The Social Justice Centre Conference is taking place from Tuesday March 24 to Monday March 30. Main Facebook event
I will never forget that Adolfo gave his life and blood for this land, and I will do the same.
– Angelica Choc
On 27 September 2009 Adolfo Ich Chamán, a respected Mayan Q’eqchi’ leader in the community of La Union, Guatemala, was brutally murdered. The security manager of the Canadian-owned mine operating in the area was arrested in connection with the killing. Unsurprisingly, Adolfo was an outspoken critic of the harms that the mine was inflicting on his community.
Such violence is common in Guatemala, and justice rare, especially for the Indigenous Q’eqchi’, who just a few decades ago faced genocidal massacres from the ruling military dictatorship. Adolfo’s wife, Angelica Choc, thus decided to bring to court the parent company of the mine, HudBay Inc., in Canada rather than Guatemala. Canada has a notoriously weak legal framework governing the resource sector; Canadian courts are unable to try Canadian companies for crimes their subsidiaries commit in other countries. Angelica’s case set a precedent, however, when the judge ruled that the case could be heard in Canadian courts.
Angelica Choc will be visiting UBC, unceded Coast Salish land, as part of the Social Justice Centre Conference 2015, participating as a panelist at an event named A Questionable Proposition of Values on Thursday March 26. While Canadian mining is causing harm to communities and the environment around the world, resource extraction has been dispossessing First Nations on this land for much longer. Kanahus Manuel of the Secwepemc Nation, who has been resisting Imperial Metals, the company responsible for the Mount Polley disaster, will be joining Angelica on the panel. Miguel Mijangos, the co-founder of the Mesoamerican Movement Against the Extractive Model; Jennifer Moore, a journalist covering Latin American mining conflicts; and Alain Deneault, an academic who has written extensively about Canadian mining (and gotten sued for $11 million for it) will also be on the panel.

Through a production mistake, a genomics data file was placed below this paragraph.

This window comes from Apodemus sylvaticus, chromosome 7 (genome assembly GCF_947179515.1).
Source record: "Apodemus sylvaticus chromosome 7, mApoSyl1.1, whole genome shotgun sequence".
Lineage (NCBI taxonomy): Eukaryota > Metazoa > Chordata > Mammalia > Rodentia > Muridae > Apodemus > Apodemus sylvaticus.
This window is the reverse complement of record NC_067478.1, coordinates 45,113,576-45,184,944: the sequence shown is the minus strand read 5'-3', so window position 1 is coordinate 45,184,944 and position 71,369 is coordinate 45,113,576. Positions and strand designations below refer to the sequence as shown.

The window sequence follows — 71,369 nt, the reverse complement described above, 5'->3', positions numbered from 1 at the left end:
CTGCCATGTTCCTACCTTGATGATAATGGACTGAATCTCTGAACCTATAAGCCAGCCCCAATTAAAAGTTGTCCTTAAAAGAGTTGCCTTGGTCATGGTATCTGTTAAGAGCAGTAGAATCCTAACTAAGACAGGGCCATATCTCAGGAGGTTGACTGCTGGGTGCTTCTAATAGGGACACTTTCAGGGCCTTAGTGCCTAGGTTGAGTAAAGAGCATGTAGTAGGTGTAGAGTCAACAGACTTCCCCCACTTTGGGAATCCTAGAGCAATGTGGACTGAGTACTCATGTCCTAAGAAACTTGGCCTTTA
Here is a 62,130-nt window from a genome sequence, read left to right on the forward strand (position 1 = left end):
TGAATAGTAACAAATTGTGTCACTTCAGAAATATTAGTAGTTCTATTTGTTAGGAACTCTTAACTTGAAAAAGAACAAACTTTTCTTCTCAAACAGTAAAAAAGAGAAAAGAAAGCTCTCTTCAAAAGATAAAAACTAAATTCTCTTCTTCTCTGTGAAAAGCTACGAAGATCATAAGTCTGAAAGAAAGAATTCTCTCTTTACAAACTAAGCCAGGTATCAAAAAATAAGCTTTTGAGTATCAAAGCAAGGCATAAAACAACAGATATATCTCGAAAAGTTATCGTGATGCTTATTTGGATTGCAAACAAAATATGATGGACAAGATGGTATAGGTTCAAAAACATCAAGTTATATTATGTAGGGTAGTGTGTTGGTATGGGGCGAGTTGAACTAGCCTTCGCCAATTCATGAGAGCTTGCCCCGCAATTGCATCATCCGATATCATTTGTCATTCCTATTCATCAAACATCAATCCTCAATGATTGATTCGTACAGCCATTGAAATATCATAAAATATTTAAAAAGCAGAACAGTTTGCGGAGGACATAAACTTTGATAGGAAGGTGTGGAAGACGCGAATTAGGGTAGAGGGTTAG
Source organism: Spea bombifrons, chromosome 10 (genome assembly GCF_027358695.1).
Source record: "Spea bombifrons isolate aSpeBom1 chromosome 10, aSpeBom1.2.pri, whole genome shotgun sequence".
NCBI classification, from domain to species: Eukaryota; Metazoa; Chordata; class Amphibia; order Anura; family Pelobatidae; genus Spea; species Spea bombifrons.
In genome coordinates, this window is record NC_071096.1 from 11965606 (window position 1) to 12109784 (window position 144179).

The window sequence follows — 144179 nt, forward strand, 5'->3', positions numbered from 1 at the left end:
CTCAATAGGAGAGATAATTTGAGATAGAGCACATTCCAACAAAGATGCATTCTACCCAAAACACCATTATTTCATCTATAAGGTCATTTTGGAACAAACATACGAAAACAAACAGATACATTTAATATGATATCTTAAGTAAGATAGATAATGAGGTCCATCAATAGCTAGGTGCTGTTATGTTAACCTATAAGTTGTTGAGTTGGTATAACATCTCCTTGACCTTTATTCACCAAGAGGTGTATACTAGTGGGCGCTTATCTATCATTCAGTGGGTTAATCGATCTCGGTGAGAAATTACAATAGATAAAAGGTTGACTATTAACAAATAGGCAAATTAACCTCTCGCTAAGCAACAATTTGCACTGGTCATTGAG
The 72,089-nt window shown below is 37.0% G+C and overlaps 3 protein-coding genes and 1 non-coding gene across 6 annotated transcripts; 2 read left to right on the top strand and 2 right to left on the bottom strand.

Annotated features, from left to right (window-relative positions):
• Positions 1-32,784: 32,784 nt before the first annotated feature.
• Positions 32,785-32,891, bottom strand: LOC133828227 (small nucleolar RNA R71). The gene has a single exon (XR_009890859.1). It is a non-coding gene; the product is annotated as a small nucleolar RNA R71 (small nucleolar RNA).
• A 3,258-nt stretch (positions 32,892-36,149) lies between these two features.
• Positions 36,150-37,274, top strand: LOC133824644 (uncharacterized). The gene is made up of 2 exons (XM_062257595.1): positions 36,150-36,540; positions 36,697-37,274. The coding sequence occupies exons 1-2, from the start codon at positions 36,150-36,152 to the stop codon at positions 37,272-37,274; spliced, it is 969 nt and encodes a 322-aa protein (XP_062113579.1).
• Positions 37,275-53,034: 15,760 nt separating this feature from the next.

The panel will be discussing, among other topics, the federal institute called the Canadian International Resources and Development Institute, which is headquartered at UBC and run jointly with Simon Fraser University. Students at both universities have been raising critical questions about the mandate and structure of the institute, growing into a larger campaign called Stop the Institute, which has included an international petition demanding its closure. Stop the Institute was involved in organizing many of the events in the conference.
These speakers are in Vancouver as part of the State of Extraction conference at Simon Fraser University, a historic event bringing mining-affected community members, activists, and academics to speak about resource extraction and Canada’s role. The Social Justice Centre has organized similar events at UBC in order to bring many of these voices to UBC students, faculty, and staff as well.
Not all the events in the conference are about extraction, however. There is also a concert fundraiser for the 43 missing students of Ayotzinapa, Mexico, and a panel about corporatization and affordability of the university.
Full list of events (click on the arrows to expand)
Main Facebook event for the conference linking to all the others
Tuesday, March 24
Tuesday March 24, 5:00–6:30 PM @ Buchanan A103
Since March 2012, widespread opposition to the El Tambor mine, a project of Canadian mining company Radius Gold, led to the iconic La Puya resistance at a crossroads near the town of San Jose del Golfo in Guatemala. Although in May 2014 their roadblock was violently opened up, community members directly affected by this mine continue to attend their shifts at the La Puya intersection.
Diadora, a grandmother that has been told that she and her community will have to relocate because they live in the valley below the mine site, has done regular shifts at the site since the beginning. She shares with us her personal testimony and her perspectives on proposed extractive projects in her community.
This testimony is a preview of a larger film effort by UBC students and alumni to bring the stories of people and communities suffering the depredations of Canadian extractive companies to the cities and institutions where they’re hosted.
Samuel Stime and Ana Elia Ramon, two of the filmmakers, will be discussing the project.
Wednesday, March 25
Wednesday March 25, 8:00 PM – 12:00 AM @ Asian Centre Auditorium